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Whether God is the cause of spiritual blindness and hardness of heart?

Objection 1: It would seem that God is not the cause of spiritual blindness and hardness of heart. For Augustine says (Qq. lxxxiii, qu. 3) that God is not the cause of that which makes man worse. Now man is made worse by spiritual blindness and hardness of heart. Therefore God is not the cause of spiritual blindness and hardness of heart.

Objection 2: Further, Fulgentius says (De Dupl. Praedest. i, 19): "God does not punish what He causes." Now God punishes the hardened heart, according to Ecclus. 3:27: "A hard heart shall fear evil at the last." Therefore God is not the cause of hardness of heart.

Objection 3: Further, the same effect is not put down to contrary causes. But the cause of spiritual blindness is said to be the malice of man, according to Wis. 2:21: "For their own malice blinded them," and again, according to 2 Cor. 4:4: "The god of this world hath blinded the minds of unbelievers": which causes seem to be opposed to God. Therefore God is not the cause of spiritual blindness and hardness of heart.

On the contrary, It is written (Is. 6:10): "Blind the heart of this people, and make their ears heavy," and Rom. 9:18: "He hath mercy on whom He will, and whom He will He hardeneth."

I answer that, Spiritual blindness and hardness of heart imply two things. One is the movement of the human mind in cleaving to evil, and turning away from the Divine light; and as regards this, God is not the cause of spiritual blindness and hardness of heart, just as He is not the cause of sin. The other thing is the withdrawal of grace, the result of which is that the mind is not enlightened by God to see aright, and man's heart is not softened to live aright; and as regards this God is the cause of spiritual blindness and hardness of heart.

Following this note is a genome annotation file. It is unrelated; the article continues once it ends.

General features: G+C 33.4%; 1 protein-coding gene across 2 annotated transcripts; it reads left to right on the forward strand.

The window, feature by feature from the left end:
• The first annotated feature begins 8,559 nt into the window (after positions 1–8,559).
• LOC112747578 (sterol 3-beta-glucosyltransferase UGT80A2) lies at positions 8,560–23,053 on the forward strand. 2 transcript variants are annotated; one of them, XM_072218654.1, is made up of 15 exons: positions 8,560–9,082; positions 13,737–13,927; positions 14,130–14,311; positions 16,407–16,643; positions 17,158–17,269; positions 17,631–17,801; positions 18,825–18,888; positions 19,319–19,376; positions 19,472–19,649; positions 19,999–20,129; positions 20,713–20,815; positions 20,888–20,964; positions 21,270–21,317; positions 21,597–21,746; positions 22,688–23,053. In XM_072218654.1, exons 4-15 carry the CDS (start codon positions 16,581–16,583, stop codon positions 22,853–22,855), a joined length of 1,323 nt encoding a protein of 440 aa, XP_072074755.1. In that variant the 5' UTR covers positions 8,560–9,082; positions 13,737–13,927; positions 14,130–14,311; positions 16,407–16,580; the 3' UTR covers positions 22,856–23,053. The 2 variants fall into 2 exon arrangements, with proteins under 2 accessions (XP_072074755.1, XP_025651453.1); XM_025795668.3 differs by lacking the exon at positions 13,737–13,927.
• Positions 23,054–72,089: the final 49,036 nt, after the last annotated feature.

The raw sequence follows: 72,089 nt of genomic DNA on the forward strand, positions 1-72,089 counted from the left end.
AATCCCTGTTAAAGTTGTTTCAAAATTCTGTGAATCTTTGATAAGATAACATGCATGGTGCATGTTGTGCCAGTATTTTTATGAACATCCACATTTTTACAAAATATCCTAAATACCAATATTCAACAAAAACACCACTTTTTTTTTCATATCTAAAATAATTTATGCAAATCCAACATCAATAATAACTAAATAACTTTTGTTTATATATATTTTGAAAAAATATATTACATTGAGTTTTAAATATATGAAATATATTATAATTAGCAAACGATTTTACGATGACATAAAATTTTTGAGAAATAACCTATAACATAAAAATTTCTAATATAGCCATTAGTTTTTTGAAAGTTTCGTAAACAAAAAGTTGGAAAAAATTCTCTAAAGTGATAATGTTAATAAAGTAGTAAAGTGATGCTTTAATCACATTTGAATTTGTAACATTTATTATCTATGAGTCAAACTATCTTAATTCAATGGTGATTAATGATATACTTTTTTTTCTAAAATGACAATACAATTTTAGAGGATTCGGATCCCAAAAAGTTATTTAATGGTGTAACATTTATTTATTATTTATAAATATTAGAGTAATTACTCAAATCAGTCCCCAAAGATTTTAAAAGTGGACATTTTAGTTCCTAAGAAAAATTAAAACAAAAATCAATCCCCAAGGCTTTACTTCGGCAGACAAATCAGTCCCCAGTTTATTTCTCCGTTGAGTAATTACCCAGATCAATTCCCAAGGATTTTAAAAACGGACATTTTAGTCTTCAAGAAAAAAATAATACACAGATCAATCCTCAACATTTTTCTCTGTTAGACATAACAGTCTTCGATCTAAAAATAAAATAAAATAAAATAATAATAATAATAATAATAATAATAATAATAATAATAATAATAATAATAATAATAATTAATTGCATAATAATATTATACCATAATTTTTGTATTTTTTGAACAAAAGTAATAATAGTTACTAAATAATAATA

Now we must consider that God is the universal cause of the enlightening of souls, according to Jn. 1:9: "That was the true light which enlighteneth every man that cometh into this world," even as the sun is the universal cause of the enlightening of bodies, though not in the same way; for the sun enlightens by necessity of nature, whereas God works freely, through the order of His wisdom. Now although the sun, so far as it is concerned, enlightens all bodies, yet if it be encountered by an obstacle in a body, it leaves it in darkness, as happens to a house whose window-shutters are closed, although the sun is in no way the cause of the house being darkened, since it does not act of its own accord in failing to light up the interior of the house; and the cause of this is the person who closed the shutters. On the other hand, God, of His own accord, withholds His grace from those in whom He finds an obstacle: so that the cause of grace being withheld is not only the man who raises an obstacle to grace; but God, Who, of His own accord, withholds His grace. In this way, God is the cause of spiritual blindness, deafness of ear, and hardness of heart.

These differ from one another in respect of the effects of grace, which both perfects the intellect by the gift of wisdom, and softens the affections by the fire of charity. And since two of the senses excel in rendering service to the intellect, viz. sight and hearing, of which the former assists "discovery," and the latter, "teaching," hence it is that spiritual "blindness" corresponds to sight, "heaviness of the ears" to hearing, and "hardness of heart" to the affections.

Reply to Objection 1: Blindness and hardheartedness, as regards the withholding of grace, are punishments, and therefore, in this respect, they make man no worse. It is because he is already worsened by sin that he incurs them, even as other punishments.

Reply to Objection 2: This argument considers hardheartedness in so far as it is a sin.

Reply to Objection 3: Malice is the demeritorious cause of blindness, just as sin is the cause of punishment: and in this way too, the devil is said to blind, in so far as he induces man to sin.

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